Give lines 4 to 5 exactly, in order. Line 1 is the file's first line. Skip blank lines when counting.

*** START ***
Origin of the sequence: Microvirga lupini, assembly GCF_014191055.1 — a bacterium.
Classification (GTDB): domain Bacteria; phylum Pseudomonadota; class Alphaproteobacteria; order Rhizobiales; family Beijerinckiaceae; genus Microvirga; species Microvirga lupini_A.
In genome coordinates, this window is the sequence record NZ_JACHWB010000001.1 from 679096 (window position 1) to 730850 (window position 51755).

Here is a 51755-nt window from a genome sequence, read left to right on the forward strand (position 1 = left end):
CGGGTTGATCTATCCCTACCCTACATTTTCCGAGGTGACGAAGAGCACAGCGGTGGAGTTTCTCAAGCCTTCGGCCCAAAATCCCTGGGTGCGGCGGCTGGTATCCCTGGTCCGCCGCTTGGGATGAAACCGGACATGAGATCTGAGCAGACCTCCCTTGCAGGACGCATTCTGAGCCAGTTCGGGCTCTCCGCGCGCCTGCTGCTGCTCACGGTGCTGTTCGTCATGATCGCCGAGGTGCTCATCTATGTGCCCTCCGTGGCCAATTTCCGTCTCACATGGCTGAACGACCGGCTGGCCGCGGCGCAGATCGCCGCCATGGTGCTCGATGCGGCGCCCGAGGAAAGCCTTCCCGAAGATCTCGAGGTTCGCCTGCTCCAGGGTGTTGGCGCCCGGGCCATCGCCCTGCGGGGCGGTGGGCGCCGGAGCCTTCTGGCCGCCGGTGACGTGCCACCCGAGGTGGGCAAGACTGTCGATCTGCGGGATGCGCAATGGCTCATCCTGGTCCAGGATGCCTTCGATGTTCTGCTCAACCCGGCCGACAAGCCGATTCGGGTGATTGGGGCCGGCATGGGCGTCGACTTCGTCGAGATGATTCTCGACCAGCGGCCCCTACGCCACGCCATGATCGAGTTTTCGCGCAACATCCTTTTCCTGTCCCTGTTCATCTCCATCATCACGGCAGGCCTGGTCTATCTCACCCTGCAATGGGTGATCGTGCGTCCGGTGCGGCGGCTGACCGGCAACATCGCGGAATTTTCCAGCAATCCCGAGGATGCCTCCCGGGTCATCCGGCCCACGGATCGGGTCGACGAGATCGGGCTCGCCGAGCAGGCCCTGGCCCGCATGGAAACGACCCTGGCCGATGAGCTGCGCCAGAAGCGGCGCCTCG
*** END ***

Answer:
Here is a 51755-nt window from a genome sequence, read left to right on the forward strand (position 1 = left end):
CGGGTTGATCTATCCCTACCCTACATTTTCCGAGGTGACGAAGAGCACAGCGGTGGAGTTTCTCAAGCCTTCGGCCCAAAATCCCTGGGTGCGGCGGCTGGTATCCCTGGTCCGCCGCTTGGGATGAAACCGGACATGAGATCTGAGCAGACCTCCCTTGCAGGACGCATTCTGAGCCAGTTCGGGCTCTCCGCGCGCCTGCTGCTGCTCACGGTGCTGTTCGTCATGATCGCCGAGGTGCTCATCTATGTGCCCTCCGTGGCCAATTTCCGTCTCACATGGCTGAACGACCGGCTGGCCGCGGCGCAGATCGCCGCCATGGTGCTCGATGCGGCGCCCGAGGAAAGCCTTCCCGAAGATCTCGAGGTTCGCCTGCTCCAGGGTGTTGGCGCCCGGGCCATCGCCCTGCGGGGCGGTGGGCGCCGGAGCCTTCTGGCCGCCGGTGACGTGCCACCCGAGGTGGGCAAGACTGTCGATCTGCGGGATGCGCAATGGCTCATCCTGGTCCAGGATGCCTTCGATGTTCTGCTCAACCCGGCCGACAAGCCGATTCGGGTGATTGGGGCCGGCATGGGCGTCGACTTCGTCGAGATGATTCTCGACCAGCGGCCCCTACGCCACGCCATGATCGAGTTTTCGCGCAACATCCTTTTCCTGTCCCTGTTCATCTCCATCATCACGGCAGGCCTGGTCTATCTCACCCTGCAATGGGTGATCGTGCGTCCGGTGCGGCGGCTGACCGGCAACATCGCGGAATTTTCCAGCAATCCCGAGGATGCCTCCCGGGTCATCCGGCCCACGGATCGGGTCGACGAGATCGGGCTCGCCGAGCAGGCCCTGGCCCGCATGGAAACGACCCTGGCCGATGAGCTGCGCCAGAAGCGGCGCCTCG